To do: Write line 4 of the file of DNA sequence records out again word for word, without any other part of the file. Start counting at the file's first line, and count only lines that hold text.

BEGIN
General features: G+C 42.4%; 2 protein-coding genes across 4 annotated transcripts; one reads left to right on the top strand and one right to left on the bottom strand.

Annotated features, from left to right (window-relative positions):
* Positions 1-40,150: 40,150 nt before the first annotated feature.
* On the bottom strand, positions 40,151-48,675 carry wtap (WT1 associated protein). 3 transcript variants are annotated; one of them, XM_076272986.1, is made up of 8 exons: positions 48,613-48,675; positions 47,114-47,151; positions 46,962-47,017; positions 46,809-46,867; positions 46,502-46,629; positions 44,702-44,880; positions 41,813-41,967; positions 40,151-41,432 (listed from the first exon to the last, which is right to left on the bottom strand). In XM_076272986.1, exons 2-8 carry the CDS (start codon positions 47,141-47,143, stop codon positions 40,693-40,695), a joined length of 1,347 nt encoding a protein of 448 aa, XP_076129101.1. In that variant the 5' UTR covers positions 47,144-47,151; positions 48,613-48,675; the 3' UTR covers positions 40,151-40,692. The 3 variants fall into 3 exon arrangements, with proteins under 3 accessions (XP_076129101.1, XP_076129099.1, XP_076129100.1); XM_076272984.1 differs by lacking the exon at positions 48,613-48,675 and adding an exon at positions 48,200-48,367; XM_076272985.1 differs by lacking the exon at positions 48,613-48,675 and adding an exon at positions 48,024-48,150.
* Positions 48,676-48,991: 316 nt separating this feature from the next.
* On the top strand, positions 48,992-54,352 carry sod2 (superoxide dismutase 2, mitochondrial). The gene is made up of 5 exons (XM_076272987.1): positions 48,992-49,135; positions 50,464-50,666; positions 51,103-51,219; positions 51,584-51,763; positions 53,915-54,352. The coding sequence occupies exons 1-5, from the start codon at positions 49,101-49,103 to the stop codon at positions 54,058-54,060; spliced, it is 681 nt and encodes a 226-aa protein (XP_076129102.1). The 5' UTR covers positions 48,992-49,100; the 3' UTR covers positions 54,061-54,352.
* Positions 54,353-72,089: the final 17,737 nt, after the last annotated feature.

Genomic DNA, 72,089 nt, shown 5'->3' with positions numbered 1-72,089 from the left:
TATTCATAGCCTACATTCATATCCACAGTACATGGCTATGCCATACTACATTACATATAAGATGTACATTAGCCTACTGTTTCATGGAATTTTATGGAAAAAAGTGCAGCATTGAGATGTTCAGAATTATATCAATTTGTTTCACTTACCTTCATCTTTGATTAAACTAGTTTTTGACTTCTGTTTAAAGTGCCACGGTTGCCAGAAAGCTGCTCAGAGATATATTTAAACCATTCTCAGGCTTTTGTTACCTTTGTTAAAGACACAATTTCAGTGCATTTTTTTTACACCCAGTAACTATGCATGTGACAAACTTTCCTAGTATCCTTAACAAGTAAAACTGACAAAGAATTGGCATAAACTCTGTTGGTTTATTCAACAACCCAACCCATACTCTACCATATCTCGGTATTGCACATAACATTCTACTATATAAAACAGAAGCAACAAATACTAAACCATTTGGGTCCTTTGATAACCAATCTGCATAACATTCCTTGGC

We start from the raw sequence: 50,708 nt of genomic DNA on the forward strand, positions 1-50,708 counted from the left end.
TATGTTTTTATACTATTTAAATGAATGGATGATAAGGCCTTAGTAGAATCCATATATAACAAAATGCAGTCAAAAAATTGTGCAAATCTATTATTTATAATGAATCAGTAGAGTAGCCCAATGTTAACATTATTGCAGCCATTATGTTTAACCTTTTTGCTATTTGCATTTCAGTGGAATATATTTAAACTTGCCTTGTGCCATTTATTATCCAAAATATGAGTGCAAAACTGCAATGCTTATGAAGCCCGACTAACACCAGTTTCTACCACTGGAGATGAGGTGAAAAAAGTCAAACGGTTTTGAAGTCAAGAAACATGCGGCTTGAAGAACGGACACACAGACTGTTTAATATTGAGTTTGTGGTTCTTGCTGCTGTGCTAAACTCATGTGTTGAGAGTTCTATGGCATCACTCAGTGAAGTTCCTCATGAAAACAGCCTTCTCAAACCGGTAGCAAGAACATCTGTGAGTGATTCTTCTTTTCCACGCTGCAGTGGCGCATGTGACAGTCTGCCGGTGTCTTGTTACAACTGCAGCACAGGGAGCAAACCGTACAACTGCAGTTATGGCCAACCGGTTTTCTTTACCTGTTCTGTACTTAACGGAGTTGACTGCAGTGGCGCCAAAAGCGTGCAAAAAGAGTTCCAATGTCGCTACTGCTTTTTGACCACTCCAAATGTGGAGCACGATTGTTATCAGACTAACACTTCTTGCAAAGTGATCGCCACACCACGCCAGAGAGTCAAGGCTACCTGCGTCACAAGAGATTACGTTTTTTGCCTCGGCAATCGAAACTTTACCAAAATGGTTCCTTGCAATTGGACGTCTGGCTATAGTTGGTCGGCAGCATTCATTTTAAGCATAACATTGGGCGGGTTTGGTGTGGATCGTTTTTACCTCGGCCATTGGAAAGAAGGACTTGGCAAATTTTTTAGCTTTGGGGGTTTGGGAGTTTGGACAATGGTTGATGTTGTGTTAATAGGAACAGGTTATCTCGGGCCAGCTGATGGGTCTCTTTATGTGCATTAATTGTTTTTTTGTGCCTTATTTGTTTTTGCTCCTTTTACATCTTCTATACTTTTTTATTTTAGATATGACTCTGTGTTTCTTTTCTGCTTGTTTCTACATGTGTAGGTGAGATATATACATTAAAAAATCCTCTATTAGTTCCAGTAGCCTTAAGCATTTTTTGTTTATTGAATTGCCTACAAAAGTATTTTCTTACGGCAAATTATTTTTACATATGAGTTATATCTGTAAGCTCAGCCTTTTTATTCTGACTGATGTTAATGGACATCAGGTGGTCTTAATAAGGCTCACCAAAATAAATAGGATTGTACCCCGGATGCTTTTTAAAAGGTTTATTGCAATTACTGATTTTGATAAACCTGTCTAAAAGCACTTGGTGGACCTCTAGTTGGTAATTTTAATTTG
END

* On the bottom strand, positions 40,151-48,675 carry wtap (WT1 associated protein). 3 transcript variants are annotated; one of them, XM_076272986.1, is made up of 8 exons: positions 48,613-48,675; positions 47,114-47,151; positions 46,962-47,017; positions 46,809-46,867; positions 46,502-46,629; positions 44,702-44,880; positions 41,813-41,967; positions 40,151-41,432 (listed from the first exon to the last, which is right to left on the bottom strand). In XM_076272986.1, exons 2-8 carry the CDS (start codon positions 47,141-47,143, stop codon positions 40,693-40,695), a joined length of 1,347 nt encoding a protein of 448 aa, XP_076129101.1. In that variant the 5' UTR covers positions 47,144-47,151; positions 48,613-48,675; the 3' UTR covers positions 40,151-40,692. The 3 variants fall into 3 exon arrangements, with proteins under 3 accessions (XP_076129101.1, XP_076129099.1, XP_076129100.1); XM_076272984.1 differs by lacking the exon at positions 48,613-48,675 and adding an exon at positions 48,200-48,367; XM_076272985.1 differs by lacking the exon at positions 48,613-48,675 and adding an exon at positions 48,024-48,150.